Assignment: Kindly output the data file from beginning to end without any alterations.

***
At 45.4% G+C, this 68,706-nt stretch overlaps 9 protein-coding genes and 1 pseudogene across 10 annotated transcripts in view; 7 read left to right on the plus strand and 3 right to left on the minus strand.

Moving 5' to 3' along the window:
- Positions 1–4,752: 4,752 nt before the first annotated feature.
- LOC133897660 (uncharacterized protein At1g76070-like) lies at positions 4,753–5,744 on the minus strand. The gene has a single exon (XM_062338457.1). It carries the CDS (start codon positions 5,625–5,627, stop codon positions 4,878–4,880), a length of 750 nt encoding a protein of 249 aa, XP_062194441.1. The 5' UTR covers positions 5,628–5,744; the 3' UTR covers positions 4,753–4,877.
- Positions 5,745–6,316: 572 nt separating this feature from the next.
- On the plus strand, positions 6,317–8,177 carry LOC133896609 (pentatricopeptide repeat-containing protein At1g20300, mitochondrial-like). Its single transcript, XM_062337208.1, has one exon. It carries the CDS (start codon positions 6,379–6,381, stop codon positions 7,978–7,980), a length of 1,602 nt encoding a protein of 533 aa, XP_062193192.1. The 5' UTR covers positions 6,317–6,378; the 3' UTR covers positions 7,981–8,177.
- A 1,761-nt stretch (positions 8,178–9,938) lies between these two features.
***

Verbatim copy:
At 45.4% G+C, this 68,706-nt stretch overlaps 9 protein-coding genes and 1 pseudogene across 10 annotated transcripts in view; 7 read left to right on the plus strand and 3 right to left on the minus strand.

Moving 5' to 3' along the window:
- Positions 1–4,752: 4,752 nt before the first annotated feature.
- LOC133897660 (uncharacterized protein At1g76070-like) lies at positions 4,753–5,744 on the minus strand. The gene has a single exon (XM_062338457.1). It carries the CDS (start codon positions 5,625–5,627, stop codon positions 4,878–4,880), a length of 750 nt encoding a protein of 249 aa, XP_062194441.1. The 5' UTR covers positions 5,628–5,744; the 3' UTR covers positions 4,753–4,877.
- Positions 5,745–6,316: 572 nt separating this feature from the next.
- On the plus strand, positions 6,317–8,177 carry LOC133896609 (pentatricopeptide repeat-containing protein At1g20300, mitochondrial-like). Its single transcript, XM_062337208.1, has one exon. It carries the CDS (start codon positions 6,379–6,381, stop codon positions 7,978–7,980), a length of 1,602 nt encoding a protein of 533 aa, XP_062193192.1. The 5' UTR covers positions 6,317–6,378; the 3' UTR covers positions 7,981–8,177.
- A 1,761-nt stretch (positions 8,178–9,938) lies between these two features.